The brine pipeline trail
Most of the salt mining in these mountains has to be extracted using water, by pumping it into the mines. The salt dissolves and the solution is later boiled so that only the salt remains as the water evapourates. A brine pipeline has always been important to the economic and political status of Hallstatt. Just as important however where the forests of the Salzkammergut, as they provided the energy resources required to extract the salt. One cubic metre of wood was burnt for each tonne of salt.
As they ran out of wood
An end to the abundance of wood available was already predictable at the end of the 16th century.
"So I command, let the brine follow the forests if the forests in our mountains are scarce." This was the decision of Emperor Rudolf II in 1595.
This imperial command was put into action rapidly. The forest in question was in Ebensee and seemed to be inexhaustable. This was the start of Ebensee's status as Saline capital of the Salzkammergut.
The mine surveyors with their measuring equipment marked the route of the pipeline from the top of the mountain down into the valley with an even descent. Along cliffs, always careful to predict areas at risk of crumblin away. Soft, slose-to-nature building techniques is what this method would be called today. And so they went from the Lake Hallstatt down to Bad Goisern, past wild Lauffen towards Bad Ischl and eventually Ebensee - in total 40 kilometres.
A gift from the mountains
The foresters chose the trees most suitable for the building of the pipe, 13 000 trees with similar strength. The workers in the meantime had prepared drills of various calibres. The trunks were cut so that they were water and airproof. After all, the resulting pipeline was intended to last for the next 100 years. Recently the pipes were last renewed after the second World War. The power to transport the brine solution is a gift from the mountains, the natural slope into the valley. In 1607, the first brine arrived in Ebensee.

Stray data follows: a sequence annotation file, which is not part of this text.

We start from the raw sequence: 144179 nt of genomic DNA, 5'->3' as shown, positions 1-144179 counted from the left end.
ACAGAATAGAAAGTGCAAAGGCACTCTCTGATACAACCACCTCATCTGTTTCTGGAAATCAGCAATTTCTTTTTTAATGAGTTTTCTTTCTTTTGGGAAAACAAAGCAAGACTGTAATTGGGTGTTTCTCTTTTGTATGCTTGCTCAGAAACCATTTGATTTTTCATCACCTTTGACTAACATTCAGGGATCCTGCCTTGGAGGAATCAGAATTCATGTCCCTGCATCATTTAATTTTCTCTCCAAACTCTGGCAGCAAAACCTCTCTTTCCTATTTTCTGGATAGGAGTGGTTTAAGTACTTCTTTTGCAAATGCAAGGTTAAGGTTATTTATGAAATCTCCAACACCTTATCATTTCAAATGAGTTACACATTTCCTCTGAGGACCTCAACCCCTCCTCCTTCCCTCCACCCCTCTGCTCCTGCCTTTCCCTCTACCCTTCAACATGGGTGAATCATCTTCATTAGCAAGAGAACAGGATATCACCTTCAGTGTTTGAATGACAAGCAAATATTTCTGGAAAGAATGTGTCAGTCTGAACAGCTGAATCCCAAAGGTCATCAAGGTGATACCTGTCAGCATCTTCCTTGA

The bridge "Gosauzwang"
Where the Gosau valley meets the Hallstatt valley basin ("Gosaumühle"), the brine trail was interrupted. The pipes had to go deep down into the pass basin and then steeply back up into the cliff. The "zwang" created pressure to push the water back uphill. Unitl 1775 this was the main concern for the workers on the Brine trail, since the upkeep of the pipe in this area was far too demanding. Emperor Franz Josef II decided to have the Gosauzwang bridge built in order to beat this challenge.
The bridge made from five, up to 40 m high columns with a length of 25 m and a framework made from tree stumps became a symbol of the Salzkammergut art of contruction.
The oldest pipeline in the world
Win certain areas, the construction of charming brine huts was needed, in order to help control the flow of the brine along the way. They were also used to warm up in the winter, to avoid frost damage. The pipeline was at risk of blockage without this prevention.
And today the pipeline is still there. Made of man-made materials, it is buried deep below the frost line in the ground. The Ebensee saline was also renewed. From the first round pans to an entire Saline production, that provides the salt needs of all of Austria, 370 years have passed.
The other use of this brine trail has not yet been mentioned. It is one of the prettiest and most peaceful trails in the Holiday Region Dachstein Salzkammergut. Fields and forests lead you along a wonderful and unique, record-breaking journey: the oldest pipeline in the world.